“I just hope that NOT having a big white sail advertising my presence will stand me in good stead….”
To date, the former management consultant has covered about 11,000 miles of ocean by oar, crossing the Atlantic in 2005-2006 in 103 days, then across the Pacific in two stints (San Francisco to Hawaii in 99 days and Hawaii to Kiribati in 104 days) Once successful across part of the Indian Ocean, the final leg—New York City to London—is scheduled for 2012.
Some highlights from recent Q&As with Roz as she prepared her boat, the Sedna, in Freemantle:
What fuels you when you’re all alone out on a big ocean with just your boat and oars?
I can’t lie—I find it very challenging being out on the ocean. It’s not my natural habitat. It has its moments of beauty—the stars, the sea creatures, the sunrises and sunsets, and of course the moments of accomplishment—but generally it’s uncomfortable at best, and terrifying at worst.
But the ocean has been an incredible teacher. I’ve discovered resources within myself I never would have known existed if I hadn’t taken this leap of faith.
What is the single strongest lesson the open ocean offers an individual soul?
I am all too aware that I get no special privileges just because I am a human. Out there, I am just another animal, and subject to the laws of nature.
When I was rowing my first ocean, the Atlantic, I kept wondering why it was being so mean to me. I was (I thought) a good person doing the right thing for the right reasons. So why was it making my life so difficult? That year, 2005, was officially the worst year ever for weather in the Atlantic, including Hurricane Katrina. In the rough conditions, all four of my oars broke, I got tendinitis in my shoulders, and the 103 days of the crossing were mostly uncomfortable, and sometimes downright dangerous.
Ultimately, I learned not to take it personally. Nature does not make moral judgments—on me individually or on all of us collectively. Our continued existence as a species does not depend on whether we “deserve” to survive in a moral sense, but rather a practical, scientific sense. Given what we have done to our only planet, is human life sustainable in the long term? Time will tell, but big brains and opposing thumbs won’t help us much if we have poisoned our ecosphere beyond what our bodies can adapt to.
(For the rest of my dispatch go to takepart.com)
Should Americans be concerned by suggestions that terrorists have taken cues from the Somali pirates and will be hijacking ships across the Indian Ocean for reasons beyond ransom?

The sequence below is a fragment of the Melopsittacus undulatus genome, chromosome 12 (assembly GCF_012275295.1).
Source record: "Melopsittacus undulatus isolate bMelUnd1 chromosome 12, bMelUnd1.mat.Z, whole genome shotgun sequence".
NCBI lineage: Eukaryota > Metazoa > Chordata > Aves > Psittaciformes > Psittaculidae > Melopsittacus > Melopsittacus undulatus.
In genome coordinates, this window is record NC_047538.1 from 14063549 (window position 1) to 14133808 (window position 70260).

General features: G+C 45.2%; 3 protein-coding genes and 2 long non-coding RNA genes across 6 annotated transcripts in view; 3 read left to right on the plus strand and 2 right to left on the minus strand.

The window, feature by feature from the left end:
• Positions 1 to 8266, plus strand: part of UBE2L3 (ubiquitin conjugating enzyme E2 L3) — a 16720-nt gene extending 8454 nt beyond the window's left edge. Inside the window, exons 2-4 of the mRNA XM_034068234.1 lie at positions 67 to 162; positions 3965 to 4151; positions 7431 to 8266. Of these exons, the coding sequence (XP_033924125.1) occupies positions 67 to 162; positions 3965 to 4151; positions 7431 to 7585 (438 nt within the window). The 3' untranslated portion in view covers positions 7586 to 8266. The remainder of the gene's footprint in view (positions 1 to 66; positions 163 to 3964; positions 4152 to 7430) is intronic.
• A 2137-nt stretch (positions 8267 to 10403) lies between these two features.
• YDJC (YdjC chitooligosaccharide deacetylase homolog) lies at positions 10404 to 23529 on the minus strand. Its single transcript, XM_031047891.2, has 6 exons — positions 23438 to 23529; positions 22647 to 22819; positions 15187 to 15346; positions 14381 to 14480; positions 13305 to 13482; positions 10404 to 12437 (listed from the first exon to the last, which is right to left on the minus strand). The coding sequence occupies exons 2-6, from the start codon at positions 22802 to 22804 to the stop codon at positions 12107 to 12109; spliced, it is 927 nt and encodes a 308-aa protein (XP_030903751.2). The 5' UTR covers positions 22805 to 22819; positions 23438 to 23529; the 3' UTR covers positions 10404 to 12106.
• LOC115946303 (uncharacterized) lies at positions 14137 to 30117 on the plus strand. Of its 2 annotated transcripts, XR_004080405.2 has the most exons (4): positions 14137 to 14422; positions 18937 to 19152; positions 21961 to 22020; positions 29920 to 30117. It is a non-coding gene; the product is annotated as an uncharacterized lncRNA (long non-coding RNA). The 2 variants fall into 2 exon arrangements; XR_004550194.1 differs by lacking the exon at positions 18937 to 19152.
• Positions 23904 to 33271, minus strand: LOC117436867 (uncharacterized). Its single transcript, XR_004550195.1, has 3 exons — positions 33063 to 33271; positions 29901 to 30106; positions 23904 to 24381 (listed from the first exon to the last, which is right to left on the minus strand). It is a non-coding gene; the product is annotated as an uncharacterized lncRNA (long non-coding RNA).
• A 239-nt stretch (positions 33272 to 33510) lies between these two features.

Increasing evidence links the mafia-like Somali clans that run the pirating to the Al-Shabaab Islamist insurgent group, which controls most of southern and central Somalia. Both the U.S. and the U.N. accuse Al-Shabaab of having links to al-Qaeda.
The rag-tag pirates who are grabbing small private yachts and cargo boats loaded with lawn tractors may be providing a working model for terrorists interested in hijacking tankers loaded with chemicals and cargo boats carrying weapons.
The pirates’ increasingly brazen successes can only be encouraging to others hoping to follow suit.
(For the rest of my dispatch go to takepart.com)
Eleuthera, Bahamas – The late 1600s and early 1700s were the golden age of pirates here, led by Edward Teach (a.k.a. Blackbeard), who wove hemp into his beard and kept it smoldering during battles; Calico Jack, who favored striped coats and pants and nurtured the careers of the most famous women pirates Anne Bonny and Mary Read; and Sir Henry Morgan. As the Caribbean islands changed hands among the English, Dutch, French, Spanish and U.S., pirates were often hired to “police” them by faraway governments with their hands full back home.
While Somali pirates seem bold today — grabbing private sailboats and killing all onboard, not hesitating to kidnap women and children, and yesterday making a run at an American cargo boat, the Maersk Alabama, for the third time – they are legacy of a long history.
Ships commanded by pirates first explored the entirety of the Indian Ocean, from Persia to the tip of Africa. The same waters the Somali’s operate in today were dominated by pirates in 694 BC, when Assyrian king Sennacherib grew so fatigued with them attacking his ships heavy with gold, silver, spices, copper and teak that he went to war against them. Roman emperors were hassled by the same headache while simultaneously the Mediterranean was home to pirates from Turkey to Greece.
Taking hostages has always been part of the game: In 78 BC a young Julius Caesar was captured by pirates and held for six weeks, until a ransom was paid. Two years later, in Pompeii, laws were passed to “stamp out” piracy, which never quite took hold. In 1575 pirates operating out of Tunis and Algiers grabbed of Miguel de Cervantes, the author of Don Quixote, and his brother Rodrigo and held them for five years. It took American President Thomas Jefferson sending his Navy to war, in 1801, against Tripoli-based pirates to stop open-sea hijackings … until the Somali’s emerged a few years ago.
(For the rest of my dispatch go to takepart.com)